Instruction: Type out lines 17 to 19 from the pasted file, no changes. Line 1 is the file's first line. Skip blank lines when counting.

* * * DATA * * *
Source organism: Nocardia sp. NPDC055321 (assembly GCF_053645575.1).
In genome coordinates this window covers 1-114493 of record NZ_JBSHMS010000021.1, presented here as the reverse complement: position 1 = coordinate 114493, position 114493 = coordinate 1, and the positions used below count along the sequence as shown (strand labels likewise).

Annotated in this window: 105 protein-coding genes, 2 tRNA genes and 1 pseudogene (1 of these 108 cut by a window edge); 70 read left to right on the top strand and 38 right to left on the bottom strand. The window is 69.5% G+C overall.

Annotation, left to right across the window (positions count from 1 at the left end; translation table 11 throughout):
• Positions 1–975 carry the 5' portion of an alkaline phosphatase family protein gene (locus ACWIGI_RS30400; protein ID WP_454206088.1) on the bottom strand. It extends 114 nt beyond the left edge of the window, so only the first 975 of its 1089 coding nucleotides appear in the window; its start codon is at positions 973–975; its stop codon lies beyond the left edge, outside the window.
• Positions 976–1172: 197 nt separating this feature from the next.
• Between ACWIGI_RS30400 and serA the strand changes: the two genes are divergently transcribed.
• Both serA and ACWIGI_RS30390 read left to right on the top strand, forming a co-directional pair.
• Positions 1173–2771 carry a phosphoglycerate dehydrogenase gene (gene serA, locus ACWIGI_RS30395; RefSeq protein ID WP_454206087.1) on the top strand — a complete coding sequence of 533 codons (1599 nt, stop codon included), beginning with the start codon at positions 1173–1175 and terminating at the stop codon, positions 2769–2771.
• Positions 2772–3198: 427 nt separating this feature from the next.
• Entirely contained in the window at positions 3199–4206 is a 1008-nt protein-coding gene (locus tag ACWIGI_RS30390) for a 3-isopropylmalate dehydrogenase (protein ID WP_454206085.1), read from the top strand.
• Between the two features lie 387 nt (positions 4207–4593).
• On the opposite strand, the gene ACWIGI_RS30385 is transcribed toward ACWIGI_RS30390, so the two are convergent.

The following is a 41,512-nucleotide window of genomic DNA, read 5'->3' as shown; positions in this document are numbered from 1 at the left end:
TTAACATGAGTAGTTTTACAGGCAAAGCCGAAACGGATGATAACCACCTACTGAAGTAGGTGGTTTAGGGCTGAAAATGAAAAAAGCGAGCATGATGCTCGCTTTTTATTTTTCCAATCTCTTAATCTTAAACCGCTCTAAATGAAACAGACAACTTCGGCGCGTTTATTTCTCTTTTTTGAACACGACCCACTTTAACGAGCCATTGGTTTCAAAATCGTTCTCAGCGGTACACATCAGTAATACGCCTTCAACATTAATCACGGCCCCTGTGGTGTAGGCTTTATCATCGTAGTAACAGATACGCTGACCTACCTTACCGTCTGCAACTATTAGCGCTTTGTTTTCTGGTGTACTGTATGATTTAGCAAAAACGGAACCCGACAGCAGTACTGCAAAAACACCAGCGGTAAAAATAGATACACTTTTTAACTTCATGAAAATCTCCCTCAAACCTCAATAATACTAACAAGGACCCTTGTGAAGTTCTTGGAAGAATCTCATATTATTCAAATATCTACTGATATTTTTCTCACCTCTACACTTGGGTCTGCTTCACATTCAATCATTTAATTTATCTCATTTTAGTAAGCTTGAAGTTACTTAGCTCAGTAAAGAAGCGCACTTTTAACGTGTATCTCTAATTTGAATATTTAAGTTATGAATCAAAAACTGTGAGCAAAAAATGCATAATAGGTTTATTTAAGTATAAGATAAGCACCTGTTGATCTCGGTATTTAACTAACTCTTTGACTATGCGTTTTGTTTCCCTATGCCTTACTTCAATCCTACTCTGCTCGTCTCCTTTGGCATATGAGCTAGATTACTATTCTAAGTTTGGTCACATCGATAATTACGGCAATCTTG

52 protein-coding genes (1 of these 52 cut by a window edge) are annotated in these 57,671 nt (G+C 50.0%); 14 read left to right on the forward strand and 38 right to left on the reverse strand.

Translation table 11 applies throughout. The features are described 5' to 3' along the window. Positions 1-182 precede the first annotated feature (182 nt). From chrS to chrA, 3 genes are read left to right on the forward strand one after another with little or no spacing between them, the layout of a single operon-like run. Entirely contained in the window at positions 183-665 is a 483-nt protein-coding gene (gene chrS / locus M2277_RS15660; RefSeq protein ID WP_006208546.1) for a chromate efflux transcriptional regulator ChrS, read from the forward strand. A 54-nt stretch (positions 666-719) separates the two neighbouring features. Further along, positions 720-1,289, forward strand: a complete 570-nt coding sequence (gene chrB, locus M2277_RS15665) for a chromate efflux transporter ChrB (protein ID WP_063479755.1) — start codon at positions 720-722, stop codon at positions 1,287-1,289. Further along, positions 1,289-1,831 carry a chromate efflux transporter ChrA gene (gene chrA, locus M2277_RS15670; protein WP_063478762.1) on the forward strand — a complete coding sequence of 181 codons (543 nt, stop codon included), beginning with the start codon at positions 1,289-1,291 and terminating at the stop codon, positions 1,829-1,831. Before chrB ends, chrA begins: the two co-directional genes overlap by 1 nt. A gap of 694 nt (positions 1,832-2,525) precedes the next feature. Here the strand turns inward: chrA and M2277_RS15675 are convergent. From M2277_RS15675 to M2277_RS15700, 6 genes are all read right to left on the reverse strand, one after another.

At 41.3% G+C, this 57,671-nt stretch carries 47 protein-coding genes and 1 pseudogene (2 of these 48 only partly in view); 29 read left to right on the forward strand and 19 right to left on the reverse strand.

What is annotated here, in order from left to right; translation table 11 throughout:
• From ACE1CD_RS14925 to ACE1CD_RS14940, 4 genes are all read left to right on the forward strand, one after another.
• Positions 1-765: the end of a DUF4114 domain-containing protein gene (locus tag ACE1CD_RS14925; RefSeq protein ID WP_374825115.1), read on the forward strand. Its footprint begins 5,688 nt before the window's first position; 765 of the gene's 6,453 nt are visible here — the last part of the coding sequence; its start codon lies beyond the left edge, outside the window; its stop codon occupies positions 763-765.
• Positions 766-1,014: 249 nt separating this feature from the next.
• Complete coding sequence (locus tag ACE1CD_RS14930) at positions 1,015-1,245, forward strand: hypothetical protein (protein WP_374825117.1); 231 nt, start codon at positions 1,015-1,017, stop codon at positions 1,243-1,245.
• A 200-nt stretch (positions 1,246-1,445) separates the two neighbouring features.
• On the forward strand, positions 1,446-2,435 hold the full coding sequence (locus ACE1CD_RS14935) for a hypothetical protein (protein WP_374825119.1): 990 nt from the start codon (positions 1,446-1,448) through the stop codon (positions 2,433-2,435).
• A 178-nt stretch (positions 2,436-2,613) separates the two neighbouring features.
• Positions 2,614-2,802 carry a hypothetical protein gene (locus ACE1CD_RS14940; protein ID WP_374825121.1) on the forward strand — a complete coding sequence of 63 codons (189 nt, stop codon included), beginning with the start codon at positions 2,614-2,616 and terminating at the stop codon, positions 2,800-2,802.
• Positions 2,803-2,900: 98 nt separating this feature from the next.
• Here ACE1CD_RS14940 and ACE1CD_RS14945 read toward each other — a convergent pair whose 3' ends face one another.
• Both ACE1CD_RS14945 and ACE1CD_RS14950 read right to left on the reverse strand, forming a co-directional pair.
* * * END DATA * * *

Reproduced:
Translation table 11 applies throughout. The features are described 5' to 3' along the window. Positions 1-182 precede the first annotated feature (182 nt). From chrS to chrA, 3 genes are read left to right on the forward strand one after another with little or no spacing between them, the layout of a single operon-like run. Entirely contained in the window at positions 183-665 is a 483-nt protein-coding gene (gene chrS / locus M2277_RS15660; RefSeq protein ID WP_006208546.1) for a chromate efflux transcriptional regulator ChrS, read from the forward strand. A 54-nt stretch (positions 666-719) separates the two neighbouring features. Further along, positions 720-1,289, forward strand: a complete 570-nt coding sequence (gene chrB, locus M2277_RS15665) for a chromate efflux transporter ChrB (protein ID WP_063479755.1) — start codon at positions 720-722, stop codon at positions 1,287-1,289. Further along, positions 1,289-1,831 carry a chromate efflux transporter ChrA gene (gene chrA, locus M2277_RS15670; protein WP_063478762.1) on the forward strand — a complete coding sequence of 181 codons (543 nt, stop codon included), beginning with the start codon at positions 1,289-1,291 and terminating at the stop codon, positions 1,829-1,831. Before chrB ends, chrA begins: the two co-directional genes overlap by 1 nt. A gap of 694 nt (positions 1,832-2,525) precedes the next feature. Here the strand turns inward: chrA and M2277_RS15675 are convergent. From M2277_RS15675 to M2277_RS15700, 6 genes are all read right to left on the reverse strand, one after another.

At 41.3% G+C, this 57,671-nt stretch carries 47 protein-coding genes and 1 pseudogene (2 of these 48 only partly in view); 29 read left to right on the forward strand and 19 right to left on the reverse strand.

What is annotated here, in order from left to right; translation table 11 throughout: